Tuesday, December 21, 2004

West Side Plan Is Risky Effort, Forecasters Say

New York Times
December 21, 2004

West Side Plan Is Risky Effort, Forecasters Say

he Bloomberg administration's $4.1 billion financial plan for transforming the West Side of Manhattan has run into increasing criticism from independent financial analysts as an expensive and risky strategy that may be impossible to pursue under current statutes.

Critics are not opposed to the extension of the No. 7 subway line from Times Square to 34th Street and 11th Avenue, or the new streets, parks and other projects within the plan. But they say that the administration's method of paying for these projects, along with the city's $300 million share in a new football stadium for the Jets, will add an unnecessary $1.3 billion to the price tag and pose risks for the city budget.

To provide financing for the project, the administration plans to create the Hudson Yards Infrastructure Corporation, which would issue long-term bonds and short-term debt to pay for the parks, the streets, the subway and a deck over a railyard east of 11th Avenue, between 30th and 33rd Streets, where new development could take place. Using the corporation means the city's financial plan would not have to go through the normal budget process and avoids a potentially nettlesome vote by the City Council.

"The city's proposed Hudson Yards financing scheme is fraught with several serious problems and, in my opinion, should be scrapped," James A. Parrott, chief economist for the Fiscal Policy Institute, a labor-backed research group, told council members at a hearing last week. "Instead, a plan of infrastructure improvements for the far West Side should be incorporated into the city's capital budget."

Ronnie Lowenstein, director of the city's Independent Budget Office, told council members that the city's proposed plan would cost $1.3 billion more than if the city used conventional borrowing.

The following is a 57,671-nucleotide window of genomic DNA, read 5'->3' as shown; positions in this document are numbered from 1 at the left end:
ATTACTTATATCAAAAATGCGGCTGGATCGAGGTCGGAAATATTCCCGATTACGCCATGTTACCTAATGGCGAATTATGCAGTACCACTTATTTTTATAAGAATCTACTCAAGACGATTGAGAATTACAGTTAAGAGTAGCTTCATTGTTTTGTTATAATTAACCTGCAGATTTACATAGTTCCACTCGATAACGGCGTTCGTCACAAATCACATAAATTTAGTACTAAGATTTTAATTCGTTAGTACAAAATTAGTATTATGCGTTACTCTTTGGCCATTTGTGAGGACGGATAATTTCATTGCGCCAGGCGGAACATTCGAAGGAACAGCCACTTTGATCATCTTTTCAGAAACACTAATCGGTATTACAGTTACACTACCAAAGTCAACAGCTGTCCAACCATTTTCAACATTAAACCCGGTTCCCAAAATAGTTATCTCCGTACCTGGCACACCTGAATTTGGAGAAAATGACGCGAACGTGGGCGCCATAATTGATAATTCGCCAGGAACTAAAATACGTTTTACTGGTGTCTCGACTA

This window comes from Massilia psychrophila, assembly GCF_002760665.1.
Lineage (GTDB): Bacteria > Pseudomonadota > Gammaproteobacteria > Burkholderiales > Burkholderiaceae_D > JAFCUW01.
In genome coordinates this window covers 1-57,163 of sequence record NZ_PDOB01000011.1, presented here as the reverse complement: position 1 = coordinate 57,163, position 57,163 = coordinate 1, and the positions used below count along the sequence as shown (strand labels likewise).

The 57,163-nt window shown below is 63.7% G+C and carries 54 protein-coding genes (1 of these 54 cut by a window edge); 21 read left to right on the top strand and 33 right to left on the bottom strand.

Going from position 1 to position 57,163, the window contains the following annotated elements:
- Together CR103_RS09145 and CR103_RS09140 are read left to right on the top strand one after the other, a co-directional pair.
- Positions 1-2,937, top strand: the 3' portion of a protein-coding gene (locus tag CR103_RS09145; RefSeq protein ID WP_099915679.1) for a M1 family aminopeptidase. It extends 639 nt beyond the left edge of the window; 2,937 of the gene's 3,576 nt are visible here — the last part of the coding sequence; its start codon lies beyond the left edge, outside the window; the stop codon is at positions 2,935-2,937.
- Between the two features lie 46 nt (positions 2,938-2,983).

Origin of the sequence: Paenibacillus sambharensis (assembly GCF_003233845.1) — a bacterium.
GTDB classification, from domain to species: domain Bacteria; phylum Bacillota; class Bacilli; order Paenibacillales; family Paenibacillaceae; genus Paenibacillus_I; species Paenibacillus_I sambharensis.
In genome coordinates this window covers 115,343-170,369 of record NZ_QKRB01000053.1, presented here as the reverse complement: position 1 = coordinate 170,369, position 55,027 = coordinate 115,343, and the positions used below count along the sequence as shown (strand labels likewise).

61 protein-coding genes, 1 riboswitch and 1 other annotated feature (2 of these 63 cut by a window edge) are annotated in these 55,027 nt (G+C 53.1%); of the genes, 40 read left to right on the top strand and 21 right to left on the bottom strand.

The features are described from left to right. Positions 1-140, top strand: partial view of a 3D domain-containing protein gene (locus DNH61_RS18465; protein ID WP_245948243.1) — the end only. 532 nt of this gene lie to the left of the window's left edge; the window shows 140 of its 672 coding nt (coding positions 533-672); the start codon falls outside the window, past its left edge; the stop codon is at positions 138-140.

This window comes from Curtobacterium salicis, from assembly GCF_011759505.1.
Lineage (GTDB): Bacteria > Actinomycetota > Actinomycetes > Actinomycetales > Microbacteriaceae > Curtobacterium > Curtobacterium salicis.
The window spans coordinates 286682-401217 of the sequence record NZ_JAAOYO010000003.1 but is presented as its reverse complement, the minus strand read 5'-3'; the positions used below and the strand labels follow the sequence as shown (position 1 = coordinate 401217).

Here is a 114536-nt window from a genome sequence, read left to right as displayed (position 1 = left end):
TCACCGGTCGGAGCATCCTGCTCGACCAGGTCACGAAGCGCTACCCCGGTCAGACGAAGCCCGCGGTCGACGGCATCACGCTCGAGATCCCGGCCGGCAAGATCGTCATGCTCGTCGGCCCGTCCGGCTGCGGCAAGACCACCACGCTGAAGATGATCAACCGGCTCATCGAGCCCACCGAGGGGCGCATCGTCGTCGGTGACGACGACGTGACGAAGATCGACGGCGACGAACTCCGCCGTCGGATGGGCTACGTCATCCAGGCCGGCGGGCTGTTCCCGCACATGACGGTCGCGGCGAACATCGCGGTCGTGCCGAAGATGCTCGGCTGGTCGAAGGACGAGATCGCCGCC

City officials do not deny the additional cost, but say that the projects, along with a rezoning of the West Side and the proposed 75,000-seat stadium, would catalyze residential and commercial development in the 59-block area, generating more than $60 billion in new tax revenues over the next 30 years. At the same hearing, Deputy Mayor Daniel L. Doctoroff said that in an era of limited resources, the "only alternative is to do nothing." He added, "It's an investment we can't afford not to make."

The hearing before the City Council's finance committee did not have the raucous, carnival-like atmosphere of another forum the same week concerning the proposed $1.4 billion stadium over the West Side rail yards, where the chants of protesters collided with the boisterous roar of construction workers demanding jobs.

The finance hearing was conducted under the dim lighting of the Council chamber. There were no raised voices and the room began to empty after only 30 minutes. But with the Council expected to vote next month on rezoning the neighborhood, critics painted a dark picture in contrast to the administration's sunny view.

Mr. Doctoroff said the advantage of the plan is that it would pay for itself. The corporation, he said - not the city - would be responsible for paying off the bondholders, using tax revenues from new development on the West Side.

"We developed a creative financing plan that pays for itself with new revenues it will generate - not with capital budget money," Mr. Doctoroff testified. "That means the Hudson Yards plan won't compete for resources with other important capital projects."